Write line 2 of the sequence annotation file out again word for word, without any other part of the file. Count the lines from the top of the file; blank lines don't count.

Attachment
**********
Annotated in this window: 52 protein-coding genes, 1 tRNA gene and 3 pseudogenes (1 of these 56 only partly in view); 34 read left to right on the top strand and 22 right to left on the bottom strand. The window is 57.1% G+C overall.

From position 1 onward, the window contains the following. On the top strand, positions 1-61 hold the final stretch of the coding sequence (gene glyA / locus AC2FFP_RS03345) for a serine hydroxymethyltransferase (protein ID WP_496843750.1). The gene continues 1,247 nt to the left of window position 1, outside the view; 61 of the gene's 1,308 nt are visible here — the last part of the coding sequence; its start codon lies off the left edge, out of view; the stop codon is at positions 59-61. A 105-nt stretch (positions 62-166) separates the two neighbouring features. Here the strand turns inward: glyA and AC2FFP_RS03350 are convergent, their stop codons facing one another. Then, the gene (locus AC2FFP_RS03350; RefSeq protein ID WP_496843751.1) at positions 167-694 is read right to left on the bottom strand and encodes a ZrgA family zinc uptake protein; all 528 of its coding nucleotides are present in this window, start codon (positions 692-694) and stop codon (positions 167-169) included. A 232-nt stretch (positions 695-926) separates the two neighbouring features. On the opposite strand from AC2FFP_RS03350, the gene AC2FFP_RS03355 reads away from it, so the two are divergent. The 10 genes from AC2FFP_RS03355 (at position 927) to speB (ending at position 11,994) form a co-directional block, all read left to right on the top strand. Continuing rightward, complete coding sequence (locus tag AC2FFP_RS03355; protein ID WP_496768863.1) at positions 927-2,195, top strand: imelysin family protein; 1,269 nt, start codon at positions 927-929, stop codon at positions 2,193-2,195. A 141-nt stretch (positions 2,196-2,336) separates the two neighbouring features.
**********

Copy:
From position 1 onward, the window contains the following. On the top strand, positions 1-61 hold the final stretch of the coding sequence (gene glyA / locus AC2FFP_RS03345) for a serine hydroxymethyltransferase (protein ID WP_496843750.1). The gene continues 1,247 nt to the left of window position 1, outside the view; 61 of the gene's 1,308 nt are visible here — the last part of the coding sequence; its start codon lies off the left edge, out of view; the stop codon is at positions 59-61. A 105-nt stretch (positions 62-166) separates the two neighbouring features. Here the strand turns inward: glyA and AC2FFP_RS03350 are convergent, their stop codons facing one another. Then, the gene (locus AC2FFP_RS03350; RefSeq protein ID WP_496843751.1) at positions 167-694 is read right to left on the bottom strand and encodes a ZrgA family zinc uptake protein; all 528 of its coding nucleotides are present in this window, start codon (positions 692-694) and stop codon (positions 167-169) included. A 232-nt stretch (positions 695-926) separates the two neighbouring features. On the opposite strand from AC2FFP_RS03350, the gene AC2FFP_RS03355 reads away from it, so the two are divergent. The 10 genes from AC2FFP_RS03355 (at position 927) to speB (ending at position 11,994) form a co-directional block, all read left to right on the top strand. Continuing rightward, complete coding sequence (locus tag AC2FFP_RS03355; protein ID WP_496768863.1) at positions 927-2,195, top strand: imelysin family protein; 1,269 nt, start codon at positions 927-929, stop codon at positions 2,193-2,195. A 141-nt stretch (positions 2,196-2,336) separates the two neighbouring features.